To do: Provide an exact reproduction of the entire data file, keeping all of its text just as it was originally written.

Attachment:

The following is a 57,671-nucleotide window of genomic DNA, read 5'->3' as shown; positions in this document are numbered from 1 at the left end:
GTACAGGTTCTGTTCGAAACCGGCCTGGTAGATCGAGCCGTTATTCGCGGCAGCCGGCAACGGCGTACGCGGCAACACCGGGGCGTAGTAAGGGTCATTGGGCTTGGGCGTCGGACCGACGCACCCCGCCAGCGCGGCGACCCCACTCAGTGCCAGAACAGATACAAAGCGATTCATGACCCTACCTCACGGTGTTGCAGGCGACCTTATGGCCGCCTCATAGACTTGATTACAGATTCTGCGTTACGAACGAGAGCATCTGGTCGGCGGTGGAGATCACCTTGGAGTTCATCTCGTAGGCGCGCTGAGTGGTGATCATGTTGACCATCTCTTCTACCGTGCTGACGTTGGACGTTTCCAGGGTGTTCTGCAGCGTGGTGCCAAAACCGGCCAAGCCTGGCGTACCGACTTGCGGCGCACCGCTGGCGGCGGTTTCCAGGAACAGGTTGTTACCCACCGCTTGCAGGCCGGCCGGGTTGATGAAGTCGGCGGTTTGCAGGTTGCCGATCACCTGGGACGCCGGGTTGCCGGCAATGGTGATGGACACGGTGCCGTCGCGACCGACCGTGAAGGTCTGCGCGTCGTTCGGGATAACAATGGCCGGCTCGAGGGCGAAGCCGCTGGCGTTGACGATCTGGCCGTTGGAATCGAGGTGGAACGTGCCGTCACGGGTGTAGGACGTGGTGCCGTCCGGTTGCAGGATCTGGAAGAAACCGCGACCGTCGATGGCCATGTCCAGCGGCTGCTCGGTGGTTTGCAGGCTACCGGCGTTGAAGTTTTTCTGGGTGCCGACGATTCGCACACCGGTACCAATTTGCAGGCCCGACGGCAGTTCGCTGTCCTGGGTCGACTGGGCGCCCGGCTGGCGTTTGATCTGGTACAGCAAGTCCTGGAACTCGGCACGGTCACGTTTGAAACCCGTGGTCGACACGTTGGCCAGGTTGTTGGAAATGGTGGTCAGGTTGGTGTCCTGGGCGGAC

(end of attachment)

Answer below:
The following is a 57,671-nucleotide window of genomic DNA, read 5'->3' as shown; positions in this document are numbered from 1 at the left end:
GTACAGGTTCTGTTCGAAACCGGCCTGGTAGATCGAGCCGTTATTCGCGGCAGCCGGCAACGGCGTACGCGGCAACACCGGGGCGTAGTAAGGGTCATTGGGCTTGGGCGTCGGACCGACGCACCCCGCCAGCGCGGCGACCCCACTCAGTGCCAGAACAGATACAAAGCGATTCATGACCCTACCTCACGGTGTTGCAGGCGACCTTATGGCCGCCTCATAGACTTGATTACAGATTCTGCGTTACGAACGAGAGCATCTGGTCGGCGGTGGAGATCACCTTGGAGTTCATCTCGTAGGCGCGCTGAGTGGTGATCATGTTGACCATCTCTTCTACCGTGCTGACGTTGGACGTTTCCAGGGTGTTCTGCAGCGTGGTGCCAAAACCGGCCAAGCCTGGCGTACCGACTTGCGGCGCACCGCTGGCGGCGGTTTCCAGGAACAGGTTGTTACCCACCGCTTGCAGGCCGGCCGGGTTGATGAAGTCGGCGGTTTGCAGGTTGCCGATCACCTGGGACGCCGGGTTGCCGGCAATGGTGATGGACACGGTGCCGTCGCGACCGACCGTGAAGGTCTGCGCGTCGTTCGGGATAACAATGGCCGGCTCGAGGGCGAAGCCGCTGGCGTTGACGATCTGGCCGTTGGAATCGAGGTGGAACGTGCCGTCACGGGTGTAGGACGTGGTGCCGTCCGGTTGCAGGATCTGGAAGAAACCGCGACCGTCGATGGCCATGTCCAGCGGCTGCTCGGTGGTTTGCAGGCTACCGGCGTTGAAGTTTTTCTGGGTGCCGACGATTCGCACACCGGTACCAATTTGCAGGCCCGACGGCAGTTCGCTGTCCTGGGTCGACTGGGCGCCCGGCTGGCGTTTGATCTGGTACAGCAAGTCCTGGAACTCGGCACGGTCACGTTTGAAACCCGTGGTCGACACGTTGGCCAGGTTGTTGGAAATGGTGGTCAGGTTGGTGTCCTGGGCGGAC